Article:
Israeli occupation forces shot dead four protesters during the Land Day protests in Gaza, which marked the first anniversary of the Great March of Return and Breaking the Siege. Three out of four aged 17.
It was 4pm when Hala al-Najjar received a phone call, asking her to come visit her son, Bilal, at the hospital in Khan Younis.
“I was shocked and could not identify the caller. I ended the call immediately and collapsed. I lost consciousness for a couple of minutes and when I woke up I found my house full of relatives and neighbours and everyone was crying,” Najjar, 38, told Middle East Eye.
Bilal was one of three 17-year-old boys shot and killed during protests across Gaza on Saturday that drew tens of thousands of Palestinian demonstrators marking the first anniversary of the Great March of Return.
Mohammad Saad, 20, was also killed by wounds caused by shrapnel from Israeli shooting before the demonstrations started. More than 300 others were wounded. Adham Amara was shot in the face, Tamer Abu al-Kheir was shot in the chest and Bilal was shot in the abdomen.
According to Save the Children, the boys’ deaths brought the total number of children killed by Israeli forces in Gaza since the protest movement began to 52, with some 200 Palestinians slain overall as Israel has cracked down on protests that have been a weekly occurrence.
The UN has accused Israeli soldiers of intentionally shooting at civilians, warning they may have committed war crimes in their response to the protests. Doctors working on the frontlines have told MEE that wound patterns show snipers are intentionally shooting to maim a generation of young Palestinians.
Samir Zaqqout, deputy director of the Gaza-based Al-Mezan Centre for Human Rights, told MEE on Sunday: “If the international community remains unable to deal with these increasing violations, this will double the suffering of Palestinians in Gaza and will increase the number of victims among them.”
The risks, however, did not deter protesters from coming out on Saturday, calling for the right of return to homes from which their families fled in 1948 and an end of a grueling 11-year-old siege.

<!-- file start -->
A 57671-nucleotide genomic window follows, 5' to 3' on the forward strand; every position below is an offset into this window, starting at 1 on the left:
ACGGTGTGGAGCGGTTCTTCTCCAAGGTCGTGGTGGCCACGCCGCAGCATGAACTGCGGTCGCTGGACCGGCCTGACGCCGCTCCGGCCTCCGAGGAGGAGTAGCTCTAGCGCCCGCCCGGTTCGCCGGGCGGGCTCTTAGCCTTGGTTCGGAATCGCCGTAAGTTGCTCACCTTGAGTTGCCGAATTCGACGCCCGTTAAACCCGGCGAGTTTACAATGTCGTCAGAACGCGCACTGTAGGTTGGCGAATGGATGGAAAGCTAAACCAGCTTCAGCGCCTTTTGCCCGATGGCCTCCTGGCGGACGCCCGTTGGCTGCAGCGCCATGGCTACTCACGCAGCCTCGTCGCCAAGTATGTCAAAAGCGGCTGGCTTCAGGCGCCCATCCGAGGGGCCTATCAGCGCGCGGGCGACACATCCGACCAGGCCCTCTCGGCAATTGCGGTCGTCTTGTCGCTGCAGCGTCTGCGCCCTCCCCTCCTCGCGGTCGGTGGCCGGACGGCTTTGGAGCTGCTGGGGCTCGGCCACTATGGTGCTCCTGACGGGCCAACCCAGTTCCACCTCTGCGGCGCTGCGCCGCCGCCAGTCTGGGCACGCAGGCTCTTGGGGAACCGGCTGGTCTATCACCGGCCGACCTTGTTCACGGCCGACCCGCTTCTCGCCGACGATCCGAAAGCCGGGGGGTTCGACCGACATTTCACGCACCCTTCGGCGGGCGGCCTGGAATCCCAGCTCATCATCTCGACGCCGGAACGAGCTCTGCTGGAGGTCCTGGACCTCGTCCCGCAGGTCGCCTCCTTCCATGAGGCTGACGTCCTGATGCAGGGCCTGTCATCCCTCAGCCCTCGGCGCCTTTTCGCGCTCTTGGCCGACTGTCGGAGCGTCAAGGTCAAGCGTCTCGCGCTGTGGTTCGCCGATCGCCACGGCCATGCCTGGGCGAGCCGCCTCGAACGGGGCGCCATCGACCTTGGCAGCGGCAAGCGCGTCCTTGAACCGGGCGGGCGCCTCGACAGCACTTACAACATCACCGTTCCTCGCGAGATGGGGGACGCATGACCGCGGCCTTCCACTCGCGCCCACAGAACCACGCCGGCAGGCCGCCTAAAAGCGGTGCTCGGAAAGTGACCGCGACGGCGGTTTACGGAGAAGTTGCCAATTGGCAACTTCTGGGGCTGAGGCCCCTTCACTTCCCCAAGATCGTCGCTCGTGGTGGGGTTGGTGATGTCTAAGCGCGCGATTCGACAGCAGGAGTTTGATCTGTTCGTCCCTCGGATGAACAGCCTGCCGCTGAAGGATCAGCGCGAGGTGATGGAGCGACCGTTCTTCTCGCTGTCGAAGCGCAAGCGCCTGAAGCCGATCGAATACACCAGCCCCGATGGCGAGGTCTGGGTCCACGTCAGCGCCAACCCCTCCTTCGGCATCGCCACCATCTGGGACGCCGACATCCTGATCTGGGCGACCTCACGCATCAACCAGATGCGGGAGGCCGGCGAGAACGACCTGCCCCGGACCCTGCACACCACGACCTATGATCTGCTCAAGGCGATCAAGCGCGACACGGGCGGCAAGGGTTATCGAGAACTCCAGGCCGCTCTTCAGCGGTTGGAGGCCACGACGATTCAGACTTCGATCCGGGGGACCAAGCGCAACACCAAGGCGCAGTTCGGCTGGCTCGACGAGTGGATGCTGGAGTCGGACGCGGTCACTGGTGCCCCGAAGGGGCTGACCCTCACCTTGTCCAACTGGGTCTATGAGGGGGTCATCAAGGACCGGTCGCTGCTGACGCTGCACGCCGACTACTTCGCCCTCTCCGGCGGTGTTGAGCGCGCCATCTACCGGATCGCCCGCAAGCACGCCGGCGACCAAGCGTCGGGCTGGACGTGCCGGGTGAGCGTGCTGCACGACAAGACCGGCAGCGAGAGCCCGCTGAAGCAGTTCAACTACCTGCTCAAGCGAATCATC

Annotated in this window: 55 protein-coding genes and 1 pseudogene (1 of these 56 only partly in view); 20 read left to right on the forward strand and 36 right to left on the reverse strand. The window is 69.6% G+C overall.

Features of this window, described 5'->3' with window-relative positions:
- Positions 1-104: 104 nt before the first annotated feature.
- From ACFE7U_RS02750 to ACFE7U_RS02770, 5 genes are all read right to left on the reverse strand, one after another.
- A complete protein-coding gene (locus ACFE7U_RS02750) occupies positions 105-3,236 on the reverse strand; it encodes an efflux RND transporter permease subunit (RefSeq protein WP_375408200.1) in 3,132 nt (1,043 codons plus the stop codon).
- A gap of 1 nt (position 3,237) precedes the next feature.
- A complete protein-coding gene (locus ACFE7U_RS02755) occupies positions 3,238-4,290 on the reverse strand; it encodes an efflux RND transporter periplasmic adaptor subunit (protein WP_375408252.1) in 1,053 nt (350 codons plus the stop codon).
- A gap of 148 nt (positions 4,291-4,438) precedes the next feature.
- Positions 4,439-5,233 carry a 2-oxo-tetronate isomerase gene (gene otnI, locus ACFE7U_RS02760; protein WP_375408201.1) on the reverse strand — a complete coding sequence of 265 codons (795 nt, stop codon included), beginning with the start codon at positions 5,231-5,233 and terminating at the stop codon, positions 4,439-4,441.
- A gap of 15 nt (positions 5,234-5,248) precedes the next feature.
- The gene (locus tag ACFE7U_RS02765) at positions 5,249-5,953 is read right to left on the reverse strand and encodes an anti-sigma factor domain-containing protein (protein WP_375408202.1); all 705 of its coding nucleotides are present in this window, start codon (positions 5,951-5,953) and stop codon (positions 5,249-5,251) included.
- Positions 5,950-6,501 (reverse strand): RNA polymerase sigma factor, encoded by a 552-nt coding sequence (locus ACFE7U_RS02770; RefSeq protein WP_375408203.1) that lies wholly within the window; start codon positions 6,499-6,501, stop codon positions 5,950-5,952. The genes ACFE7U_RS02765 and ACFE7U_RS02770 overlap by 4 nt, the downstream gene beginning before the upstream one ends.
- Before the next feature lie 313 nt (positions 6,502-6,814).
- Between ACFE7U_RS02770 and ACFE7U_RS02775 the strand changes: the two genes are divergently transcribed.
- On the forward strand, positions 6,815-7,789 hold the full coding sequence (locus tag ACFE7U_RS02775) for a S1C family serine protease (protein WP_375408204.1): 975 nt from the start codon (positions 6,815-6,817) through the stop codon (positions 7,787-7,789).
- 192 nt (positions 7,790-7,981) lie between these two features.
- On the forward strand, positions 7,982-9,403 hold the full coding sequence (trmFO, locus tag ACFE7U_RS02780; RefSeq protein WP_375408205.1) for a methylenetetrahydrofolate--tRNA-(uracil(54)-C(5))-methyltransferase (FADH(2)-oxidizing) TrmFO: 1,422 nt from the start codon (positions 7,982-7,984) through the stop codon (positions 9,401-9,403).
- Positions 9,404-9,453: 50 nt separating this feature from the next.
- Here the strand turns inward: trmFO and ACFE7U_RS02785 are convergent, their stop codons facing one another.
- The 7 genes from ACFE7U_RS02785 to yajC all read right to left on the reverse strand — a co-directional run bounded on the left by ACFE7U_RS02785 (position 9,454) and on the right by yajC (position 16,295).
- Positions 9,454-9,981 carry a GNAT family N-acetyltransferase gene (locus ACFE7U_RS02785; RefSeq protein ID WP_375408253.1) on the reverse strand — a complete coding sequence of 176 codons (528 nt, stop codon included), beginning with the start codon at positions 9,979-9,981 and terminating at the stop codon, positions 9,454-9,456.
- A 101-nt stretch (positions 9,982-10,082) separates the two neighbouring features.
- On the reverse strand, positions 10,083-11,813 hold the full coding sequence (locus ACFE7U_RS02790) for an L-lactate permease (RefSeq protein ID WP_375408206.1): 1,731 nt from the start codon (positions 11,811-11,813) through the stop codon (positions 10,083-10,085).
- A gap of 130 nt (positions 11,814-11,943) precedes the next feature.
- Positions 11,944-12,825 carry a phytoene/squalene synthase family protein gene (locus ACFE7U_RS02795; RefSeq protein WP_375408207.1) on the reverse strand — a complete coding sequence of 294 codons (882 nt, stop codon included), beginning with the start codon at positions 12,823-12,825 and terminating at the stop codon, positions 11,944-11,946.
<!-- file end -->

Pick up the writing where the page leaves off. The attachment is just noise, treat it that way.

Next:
The blockade has left Gaza with one of the highest unemployment rates in the world, economic circumstances with which the slain boys were intimately aware.
'A mature man, not a boy'
Both Bilal and Tamer had left school early in order to support their families, their parents told MEE.
Hala al-Najjar said Bilal was a talented student, but stopped studying at the age of 12 to work in a clothing shop. He saved money from his job to buy a cart and donkey and went out on his own.
“He collected rubble from the streets, sold it and paid the money for us. He told me, ‘I want to help you see my brothers and sisters completing their schools’,” Najjar said.
“I saw him as a mature man, not a boy. I never thought he would come home dead and lying on a stretcher.”
Tamer was very ambitious, his parents said, but his aspirations had been crushed by the poverty of the refugee camp where he was born, like his father, Hashem, before him.
“I am very sad that I lost my dear son, but I do not imagine that we would stop the demonstrations before we get at least our urgent demand – breaking the siege and lifting the restrictions imposed on Gaza,” he told MEE. “We do not have work and we are unable to buy the basic needs of our children.”
Like Bilal, Tamar left school at an early age because his family could not afford related expenses, said his mother, Subhiyeh Abul-Kheir.
“He told me that he wanted to work and save his money in order to build an apartment and get married,” she said. “However, he worked and paid his money for us because his father is unemployed.”
Last year, the family was selected to receive an apartment in Hamad City, a housing project funded by Qatar. “We thought that we were near to achieving our son’s ambition, but in one minute, everything is gone,” she said.
Hala al-Najjar refused to visit Bilal in the ICU at Naser Hospital, hoping he would recover. Instead, he succumbed to his wounds and his body was brought to the family home.
“They brought him before me. It was the first time I wanted to stand up, but my feet didn’t work. They lowered him down and I bent over him. I hugged him and kissed him all over his face,” she said, sitting on an old mattress laid on a concrete floor, using a wall as a back rest. A dozen women surrounded her, trying to relieve her pain.
“It was the first time I spoke to him and he remained silent. It was the first time I looked at him and he didn’t look at me. My heart is burning.”